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Paul Pedersen

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Posted: November 28, 2017

Q&A with Colin Quinn as his standup tour stops in Portland

Written by: Paul Pedersen
Colin Quinn Photo courtesy of Michael O'Brien Entertainment, LLC

Colin Quinn
Photo courtesy of Michael O’Brien Entertainment, LLC

Colin Quinn is a dying breed of brazen Brooklyn native who hasn’t cleaned up his comedy act to conform to an increasingly politically correct world — and, for him, it seems to work.

Best known as a former anchor of the “Saturday Night Live” news segment “Weekend Update,” Quinn also hosted a talk show called “Tough Crowd with Colin Quinn,” in which he discussed politics and current events with other comedians, such as Patrice O’Neal, Bill Burr and Greg Giraldo. He has written and starred in several one-man shows, been on Broadway, appeared on the TV show “Girls” and played Amy Schumer’s father in the 2015 movie “Trainwreck.”

On Thursday, his standup tour, “One in Every Crowd,” is stopping at Port City Music Hall. Before this latest trip to Maine, Quinn spoke about his previous visits to the state, the meaning of his show’s title and his thoughts on comedy in the current social climate.

 In your one-man show “The New York Story” is a small blip about how Mainers interact. Do you have a good Maine story?

I’ve been to Maine a couple of times … One time we went on a little family trip to Maine … something happened with me and an old Maine guy, we got into an argument, I was probably like 9, and he goes “I’ll kick your (expletive) all the way to Lemoyne Beach!” If anyone deserved a kick in the (expletive), it was probably me at that age.

What’s the theme of the material in your current standup show?

“One In Every Crowd,” it’s a lot of stuff that I’ve been thinking about. It’s about the one (expletive) in every situation. Every job you’ve had, every gym you belong to, every classroom you had there was one toxic (expletive). How can that be? How could everybody know what I’m talking about? Why do we all know him? Why is there at least one in every situation? So that’s the thing. I mean there’s one person that just, you know, makes everybody feel weird. …Where you start a new job and everybody rolls their eyes about this person, and you’re like, “Oh, that’s the person!”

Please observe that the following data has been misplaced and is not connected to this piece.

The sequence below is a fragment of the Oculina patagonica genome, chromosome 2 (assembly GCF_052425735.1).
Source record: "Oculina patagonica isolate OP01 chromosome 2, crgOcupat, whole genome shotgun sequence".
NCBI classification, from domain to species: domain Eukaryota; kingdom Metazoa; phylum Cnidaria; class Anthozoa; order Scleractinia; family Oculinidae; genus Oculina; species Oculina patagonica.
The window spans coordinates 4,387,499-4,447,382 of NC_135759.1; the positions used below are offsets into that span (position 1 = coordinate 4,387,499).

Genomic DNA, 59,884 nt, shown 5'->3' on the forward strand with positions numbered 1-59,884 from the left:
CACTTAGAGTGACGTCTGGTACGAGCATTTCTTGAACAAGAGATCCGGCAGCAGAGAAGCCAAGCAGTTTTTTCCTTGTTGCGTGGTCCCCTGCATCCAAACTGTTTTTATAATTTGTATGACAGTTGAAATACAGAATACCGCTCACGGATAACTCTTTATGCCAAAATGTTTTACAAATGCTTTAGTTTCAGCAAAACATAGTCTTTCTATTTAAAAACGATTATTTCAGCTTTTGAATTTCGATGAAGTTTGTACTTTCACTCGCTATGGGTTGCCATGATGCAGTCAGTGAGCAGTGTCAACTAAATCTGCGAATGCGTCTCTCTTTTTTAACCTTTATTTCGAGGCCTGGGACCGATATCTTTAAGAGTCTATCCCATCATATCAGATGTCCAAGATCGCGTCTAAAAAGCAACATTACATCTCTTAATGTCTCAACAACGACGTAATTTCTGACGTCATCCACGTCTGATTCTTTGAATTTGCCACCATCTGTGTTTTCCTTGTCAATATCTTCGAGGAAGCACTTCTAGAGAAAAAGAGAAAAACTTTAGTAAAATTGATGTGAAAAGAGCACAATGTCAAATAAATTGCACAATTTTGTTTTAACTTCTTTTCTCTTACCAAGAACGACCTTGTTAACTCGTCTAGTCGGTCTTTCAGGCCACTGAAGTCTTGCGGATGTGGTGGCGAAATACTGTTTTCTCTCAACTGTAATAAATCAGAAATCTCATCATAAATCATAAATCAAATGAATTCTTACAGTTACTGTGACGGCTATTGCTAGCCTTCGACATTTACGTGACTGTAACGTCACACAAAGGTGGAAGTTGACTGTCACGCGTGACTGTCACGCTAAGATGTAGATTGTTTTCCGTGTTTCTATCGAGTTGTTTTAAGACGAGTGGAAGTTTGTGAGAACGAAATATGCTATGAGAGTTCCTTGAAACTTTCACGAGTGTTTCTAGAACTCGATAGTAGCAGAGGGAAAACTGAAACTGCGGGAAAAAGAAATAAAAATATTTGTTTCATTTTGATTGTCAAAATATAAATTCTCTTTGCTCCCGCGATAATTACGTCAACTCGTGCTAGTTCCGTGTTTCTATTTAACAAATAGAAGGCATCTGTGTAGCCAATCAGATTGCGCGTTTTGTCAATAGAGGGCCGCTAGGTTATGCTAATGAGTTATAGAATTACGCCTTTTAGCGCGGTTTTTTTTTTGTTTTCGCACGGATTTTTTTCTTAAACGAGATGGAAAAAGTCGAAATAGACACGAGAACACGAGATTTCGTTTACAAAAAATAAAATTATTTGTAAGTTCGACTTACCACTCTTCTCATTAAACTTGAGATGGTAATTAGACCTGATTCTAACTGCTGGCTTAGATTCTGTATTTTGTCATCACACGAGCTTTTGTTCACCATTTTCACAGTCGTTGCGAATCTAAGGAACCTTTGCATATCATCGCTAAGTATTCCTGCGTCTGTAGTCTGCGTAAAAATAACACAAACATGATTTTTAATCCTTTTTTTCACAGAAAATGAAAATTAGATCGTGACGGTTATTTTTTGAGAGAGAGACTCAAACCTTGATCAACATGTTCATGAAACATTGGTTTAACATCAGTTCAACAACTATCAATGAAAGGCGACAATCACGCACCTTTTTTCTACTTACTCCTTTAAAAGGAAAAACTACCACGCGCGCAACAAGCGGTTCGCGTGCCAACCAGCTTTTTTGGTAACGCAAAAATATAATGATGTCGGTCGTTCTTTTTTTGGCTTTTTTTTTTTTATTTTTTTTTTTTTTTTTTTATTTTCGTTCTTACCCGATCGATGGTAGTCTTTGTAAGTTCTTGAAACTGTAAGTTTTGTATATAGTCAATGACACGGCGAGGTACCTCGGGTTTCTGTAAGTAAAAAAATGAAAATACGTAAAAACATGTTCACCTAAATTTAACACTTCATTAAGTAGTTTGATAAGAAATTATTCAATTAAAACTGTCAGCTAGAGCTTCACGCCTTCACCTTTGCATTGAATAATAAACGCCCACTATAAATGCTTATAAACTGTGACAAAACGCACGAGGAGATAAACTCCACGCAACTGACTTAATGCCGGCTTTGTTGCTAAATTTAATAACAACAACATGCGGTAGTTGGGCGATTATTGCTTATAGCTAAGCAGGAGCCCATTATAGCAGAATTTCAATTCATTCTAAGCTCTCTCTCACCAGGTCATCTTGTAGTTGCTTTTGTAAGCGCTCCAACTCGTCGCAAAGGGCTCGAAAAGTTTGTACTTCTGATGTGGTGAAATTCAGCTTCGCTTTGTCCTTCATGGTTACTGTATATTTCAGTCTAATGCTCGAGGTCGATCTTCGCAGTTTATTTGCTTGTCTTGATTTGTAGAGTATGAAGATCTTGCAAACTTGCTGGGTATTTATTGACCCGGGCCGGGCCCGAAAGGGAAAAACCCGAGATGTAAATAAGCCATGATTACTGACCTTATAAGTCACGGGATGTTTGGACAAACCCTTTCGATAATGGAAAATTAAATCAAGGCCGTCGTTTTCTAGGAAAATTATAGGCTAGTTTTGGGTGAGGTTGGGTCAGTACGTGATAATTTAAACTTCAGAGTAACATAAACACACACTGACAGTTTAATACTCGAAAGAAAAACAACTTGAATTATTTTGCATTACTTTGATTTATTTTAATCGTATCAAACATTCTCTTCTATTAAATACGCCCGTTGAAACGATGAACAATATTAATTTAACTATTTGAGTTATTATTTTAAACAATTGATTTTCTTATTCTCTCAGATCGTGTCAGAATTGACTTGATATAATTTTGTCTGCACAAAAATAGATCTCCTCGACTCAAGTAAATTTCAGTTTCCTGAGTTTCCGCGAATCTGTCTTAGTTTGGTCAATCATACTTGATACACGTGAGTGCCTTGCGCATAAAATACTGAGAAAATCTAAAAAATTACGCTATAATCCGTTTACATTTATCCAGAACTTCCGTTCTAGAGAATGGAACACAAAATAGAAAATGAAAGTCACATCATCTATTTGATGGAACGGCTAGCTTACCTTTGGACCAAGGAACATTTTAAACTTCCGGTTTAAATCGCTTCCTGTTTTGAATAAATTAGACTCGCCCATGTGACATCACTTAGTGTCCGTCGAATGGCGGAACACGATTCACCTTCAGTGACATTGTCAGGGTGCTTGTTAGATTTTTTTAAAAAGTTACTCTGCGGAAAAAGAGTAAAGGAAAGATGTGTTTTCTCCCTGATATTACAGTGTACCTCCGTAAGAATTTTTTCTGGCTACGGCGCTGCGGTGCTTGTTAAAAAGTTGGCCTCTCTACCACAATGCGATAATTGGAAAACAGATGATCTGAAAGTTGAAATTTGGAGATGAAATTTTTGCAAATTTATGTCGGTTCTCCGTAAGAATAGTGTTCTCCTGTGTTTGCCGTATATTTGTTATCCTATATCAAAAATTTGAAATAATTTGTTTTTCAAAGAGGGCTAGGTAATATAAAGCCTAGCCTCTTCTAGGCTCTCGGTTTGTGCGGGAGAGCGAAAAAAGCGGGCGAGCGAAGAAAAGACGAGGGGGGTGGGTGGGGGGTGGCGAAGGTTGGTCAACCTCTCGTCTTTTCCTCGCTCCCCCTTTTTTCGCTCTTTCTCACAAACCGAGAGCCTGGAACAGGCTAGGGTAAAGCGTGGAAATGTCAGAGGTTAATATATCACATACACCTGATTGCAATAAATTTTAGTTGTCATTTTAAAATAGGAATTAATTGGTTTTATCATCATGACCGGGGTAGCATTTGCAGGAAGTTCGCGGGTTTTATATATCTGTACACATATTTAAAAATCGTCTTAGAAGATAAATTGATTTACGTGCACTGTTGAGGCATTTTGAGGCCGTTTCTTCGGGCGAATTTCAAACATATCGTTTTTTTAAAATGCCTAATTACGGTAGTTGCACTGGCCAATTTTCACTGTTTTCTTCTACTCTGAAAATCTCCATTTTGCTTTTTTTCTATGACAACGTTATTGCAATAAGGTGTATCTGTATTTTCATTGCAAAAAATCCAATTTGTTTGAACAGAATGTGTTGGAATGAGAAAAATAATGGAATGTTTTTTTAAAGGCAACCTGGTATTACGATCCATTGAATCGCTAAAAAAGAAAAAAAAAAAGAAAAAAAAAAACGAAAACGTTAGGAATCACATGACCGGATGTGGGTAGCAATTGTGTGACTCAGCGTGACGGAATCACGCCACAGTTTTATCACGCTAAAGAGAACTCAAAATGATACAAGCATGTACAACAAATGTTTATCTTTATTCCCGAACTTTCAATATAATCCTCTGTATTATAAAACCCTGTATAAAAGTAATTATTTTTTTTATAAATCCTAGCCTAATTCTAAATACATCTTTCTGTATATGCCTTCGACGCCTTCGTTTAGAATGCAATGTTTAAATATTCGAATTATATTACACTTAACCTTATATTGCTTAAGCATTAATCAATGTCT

You have a bit of an Irish-American angle that comes up in your comedy. Are you seeing any young comics coming out and doing the same thing?

No, I mean, not really… nowadays people are sort of … ethnically, very cautious … It’s a very time-specific thing.

You have to be careful of everything you say for fear of getting chewed out. Do you think that’s negatively affecting comedy?

I think that anytime people try to squelch someone’s personal observations and personal thoughts about stuff in comedy it’s going to affect it badly. Because a lot of it’s based on people’s experience and when somebody’s like, “You can’t really say that because …” Right away, it’s not good for comedy. When you’re going, “You can’t say that,” the whole point of comedy is you’re supposed to say things that you can’t say … It’s not all of comedy, but it’s a part of it. So, yeah, I don’t think it’s good. It’s a strange thing that’s happening right now.

Speaking of things happening in comedy right now, what are your thoughts about sexual harassment and Louis C.K?

I heard the rumors, of course, years ago, but it’s definitely not the same as Harvey Weinstein. You know, it’s something that’s got to be dealt with, but it’s not Harvey Weinstein … People are pissed… and I get it, how could they not be? I’ve been talking about it a lot on stage, this climate … Every woman I know is like, yeah, we’re sick of this (expletive) … they don’t like being treated like this.

I think it’s going to change the way courtship goes down.

Exactly, that’s right! I’ve been doing this in comedy, we’re going to go back to the old days of manners, going over to the house in white gloves … dames and gentlemen.

Do you have any closing thoughts?

I’m excited to come back to Maine. It’s been quite a while since I got up there. And I hope that old man, you know, if he wants to kick my (expletive), I’m more than welcoming. I’m ready to go right now.

Colin Quinn: “One in Every Crowd”

WHERE: Port City Music Hall, 504 Congress St., Portland
WHEN: 7 p.m. Thursday
HOW MUCH: $33, 18-plus show

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